Infants were recruited under the auspices of an institutional review board–approved study to investigate the impact of genetic variation on diseases of prematurity. After informed consent was obtained, a blood sample was collected for DNA extraction. Deidentified clinical data were stored in a password-protected database.
Exome Capture and Analysis
We extracted DNA from blood samples by using the FlexiGene DNA kit (Qiagen, Inc, Alameda, CA). We performed exome capture by using 5 μg of genomic DNA with the Agilent v4 Exome capture kit (Agilent, Inc, Santa Clara, CA). The captured fragments were sequenced on the HiSeq 2000 with Illumina’s TruSeq technology (Illumina, Inc, San Diego, CA) to an average depth of >40 reads per target base. Image files were processed into binary read files, transferred to an analysis server, and aligned to the human reference sequence hg19/GRCh37 via the Illumina CASAVA pipeline. Variants with respect to GRCh37 were identified and imported into our clinical laboratory’s variant annotation tool “Carpe Novo” and then annotated for functional impact.7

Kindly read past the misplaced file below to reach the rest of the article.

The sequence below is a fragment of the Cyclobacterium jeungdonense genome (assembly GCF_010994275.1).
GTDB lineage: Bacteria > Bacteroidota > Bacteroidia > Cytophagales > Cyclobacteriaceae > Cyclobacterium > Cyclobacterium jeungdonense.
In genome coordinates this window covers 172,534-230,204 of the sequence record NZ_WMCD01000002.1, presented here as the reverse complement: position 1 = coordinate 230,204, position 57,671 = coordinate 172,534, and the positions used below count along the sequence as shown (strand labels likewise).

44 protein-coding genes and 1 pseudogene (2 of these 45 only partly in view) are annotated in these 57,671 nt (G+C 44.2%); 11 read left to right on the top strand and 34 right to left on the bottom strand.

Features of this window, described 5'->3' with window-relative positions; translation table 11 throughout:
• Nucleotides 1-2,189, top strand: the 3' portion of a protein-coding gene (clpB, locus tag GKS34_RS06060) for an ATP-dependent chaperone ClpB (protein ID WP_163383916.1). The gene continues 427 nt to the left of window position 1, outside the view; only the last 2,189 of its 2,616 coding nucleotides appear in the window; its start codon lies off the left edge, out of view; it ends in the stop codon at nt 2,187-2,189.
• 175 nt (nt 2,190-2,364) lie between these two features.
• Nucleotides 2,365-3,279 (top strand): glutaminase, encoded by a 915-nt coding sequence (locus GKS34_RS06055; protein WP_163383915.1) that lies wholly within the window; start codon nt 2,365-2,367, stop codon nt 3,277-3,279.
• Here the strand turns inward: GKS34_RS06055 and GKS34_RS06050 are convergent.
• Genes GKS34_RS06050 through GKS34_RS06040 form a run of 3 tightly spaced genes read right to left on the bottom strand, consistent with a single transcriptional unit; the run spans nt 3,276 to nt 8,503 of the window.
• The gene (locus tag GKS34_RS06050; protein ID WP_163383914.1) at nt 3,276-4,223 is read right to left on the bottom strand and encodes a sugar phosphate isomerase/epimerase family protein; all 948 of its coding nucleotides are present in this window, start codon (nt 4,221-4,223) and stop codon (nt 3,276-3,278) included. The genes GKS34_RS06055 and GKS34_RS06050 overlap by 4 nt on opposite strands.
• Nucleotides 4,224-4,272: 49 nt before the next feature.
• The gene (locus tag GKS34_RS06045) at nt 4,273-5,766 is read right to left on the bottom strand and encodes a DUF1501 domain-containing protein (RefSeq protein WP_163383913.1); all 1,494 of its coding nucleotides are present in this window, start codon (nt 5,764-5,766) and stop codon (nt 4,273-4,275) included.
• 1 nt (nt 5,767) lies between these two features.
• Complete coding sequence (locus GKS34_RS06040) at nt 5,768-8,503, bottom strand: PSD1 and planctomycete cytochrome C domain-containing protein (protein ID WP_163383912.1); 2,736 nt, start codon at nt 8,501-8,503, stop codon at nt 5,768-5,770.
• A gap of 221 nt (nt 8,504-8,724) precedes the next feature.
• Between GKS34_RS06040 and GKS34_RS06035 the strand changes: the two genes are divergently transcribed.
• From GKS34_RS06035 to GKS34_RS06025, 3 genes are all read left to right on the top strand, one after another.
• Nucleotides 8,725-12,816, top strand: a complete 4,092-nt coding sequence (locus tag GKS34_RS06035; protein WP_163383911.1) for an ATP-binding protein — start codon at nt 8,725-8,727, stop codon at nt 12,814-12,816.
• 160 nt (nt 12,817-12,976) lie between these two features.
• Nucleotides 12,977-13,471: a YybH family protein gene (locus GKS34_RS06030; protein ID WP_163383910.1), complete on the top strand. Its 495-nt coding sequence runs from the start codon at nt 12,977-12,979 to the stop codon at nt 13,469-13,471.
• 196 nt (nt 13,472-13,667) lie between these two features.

Data are represented as mean ± SD. Changes in nuclear factor κ-light-chain-enhancer of activated B cells (NF-κB) activation with lipopolysaccharide (LPS) were expressed relative to controls and compared between groups through analysis of variance (ANOVA). For interleukin-8 (IL-8) protein levels, absolute values were compared between groups through ANOVA. Interleukin-6 (IL-6) and inducible nitric oxide synthase (iNOS) RNA levels were expressed as a fold-change relative to controls and analyzed with ANOVA. The post hoc Tukey test was used in conjunction with ANOVA to correct for multiple comparisons. A P < .05 was considered significant.
Modeling Approach to Demonstrate Increased Prevalence of SIGIRR Variants in Infants With NEC